The blade is forged from three layers of a top-quality carbon steel alloy that holds a keen edge forever and hones up easily on a diamond steel sharpener. Because of that carbon content, however, the knife should be kept dry and will develop a patina with use—but don’t worry, it’s not the same as rust. We recommend treating your Kokaji petty occasionally with camellia oil, which we are including as a free gift with purchase so you can keep your blade looking like new.
- Blade Length: 6 inches
- Weight: 3 ounces
- Bevel Angle Ratio: 50:50
- Materials: Blade: 9 layers hand-forged steel with Blue Aoko #2 carbon steel edge | Handle: Japanese magnolia wood, water buffalo horn ferrule
- Care Instructions: Hand-wash and dry immediately.
Inomata Japanese Plastic Rice Washing Bowl
It is a standing joke around the office that I LOVE this rice washer. It is just the right size, so storing it is not a pain (it’s small enough to keep it on my drain board at all times), it’s lightweight, it’s well-designed, and—if you like—it also washes rice. Why do we all have huge colanders, anyway? This 2.5-quart colander is the perfect size for 95 percent of your kitchen draining jobs. With rice, the device allows one to cover the rice with water and swish it around; there are tiny drain holes in the bottom and larger holes near the spout. You can use this simple bowl for washing any sort of produce, including berries—a simple but brilliant concept. As for cooking rice, I use a ceramic Japanese rice cooker (the Kamado-San Double-Lid Donabe Rice Cooker—available in our store) and use slightly less water than rice.
- Weight: 3.2 ounces
- Capacity: 2.5 quarts
- Dimensions: 9.5" L x 8.5" W x 4" H
- Material: BPA-Free Plastic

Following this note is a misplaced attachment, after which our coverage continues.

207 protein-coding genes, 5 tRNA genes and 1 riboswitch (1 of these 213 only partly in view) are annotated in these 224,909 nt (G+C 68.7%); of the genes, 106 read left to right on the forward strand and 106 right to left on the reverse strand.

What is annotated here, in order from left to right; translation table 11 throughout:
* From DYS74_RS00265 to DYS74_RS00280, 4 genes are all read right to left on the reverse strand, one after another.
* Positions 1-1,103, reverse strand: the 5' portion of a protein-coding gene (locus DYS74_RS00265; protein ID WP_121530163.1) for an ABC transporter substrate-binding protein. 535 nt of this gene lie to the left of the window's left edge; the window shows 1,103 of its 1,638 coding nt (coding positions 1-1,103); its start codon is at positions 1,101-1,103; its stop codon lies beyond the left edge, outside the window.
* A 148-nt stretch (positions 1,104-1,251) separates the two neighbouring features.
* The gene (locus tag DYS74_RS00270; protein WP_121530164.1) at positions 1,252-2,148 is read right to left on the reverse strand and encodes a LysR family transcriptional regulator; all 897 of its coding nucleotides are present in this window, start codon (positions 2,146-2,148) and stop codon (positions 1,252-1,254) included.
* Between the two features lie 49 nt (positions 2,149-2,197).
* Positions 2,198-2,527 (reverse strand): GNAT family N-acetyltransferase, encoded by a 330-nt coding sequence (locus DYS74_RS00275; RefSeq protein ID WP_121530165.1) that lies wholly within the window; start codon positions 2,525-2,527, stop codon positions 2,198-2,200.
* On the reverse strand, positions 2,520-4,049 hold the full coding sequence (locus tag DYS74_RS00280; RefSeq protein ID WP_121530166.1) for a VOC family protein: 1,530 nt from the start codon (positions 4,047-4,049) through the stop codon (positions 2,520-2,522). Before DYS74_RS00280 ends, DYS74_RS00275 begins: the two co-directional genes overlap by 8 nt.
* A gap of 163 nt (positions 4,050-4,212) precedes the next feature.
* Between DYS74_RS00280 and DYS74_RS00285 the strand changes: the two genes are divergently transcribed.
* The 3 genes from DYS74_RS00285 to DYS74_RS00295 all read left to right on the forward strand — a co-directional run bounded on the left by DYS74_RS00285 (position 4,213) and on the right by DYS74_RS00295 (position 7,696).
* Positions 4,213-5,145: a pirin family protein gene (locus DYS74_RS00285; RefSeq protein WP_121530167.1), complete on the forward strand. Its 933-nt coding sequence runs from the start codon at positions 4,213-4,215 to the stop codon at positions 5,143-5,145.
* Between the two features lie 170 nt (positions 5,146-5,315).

- Care: Dishwasher safe (top rack only)
ButterUp Butter Knife
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This revolutionary butter knife makes cold butter easily spreadable; it is so ingenious that it is sold at the Museum of Modern Art's Design Store—and pretty much nowhere else. A row of small droplet-shaped holes on one side of the blade function as a grater specifically designed for cold butter; simply run the knife over cold butter to soften and gather it in thin ribbons. ButterUp has a wider blade than other butter knives, which is ideal both for collecting the grated ribbons and spreading butter more evenly. And unlike other items that have niche functions, ButterUp's knife is as useful as any other butter knife for a broad range of tasks. The grater holes in the blade are small enough that they don't affect its use when spreading jams, nut butters and the like, while its serrated edge works just as well as any other butter knife for getting rid of crusts or cutting toast in half. Plus, cleanup is easy since ButterUp is made from dishwasher-safe stainless steel. Whether you use it for our Tamarind Compound Butter or other spreads such as our Greek Yogurt-Harissa Dip, with such a simple and effective design, why wouldn't you choose the ButterUp knife?
- Net Weight: 115 grams
- Dimensions: 8 inches long
- Materials: 18/8 Stainless steel
- Knife Finish: Polished Finish
- Care Instructions: Dishwasher safe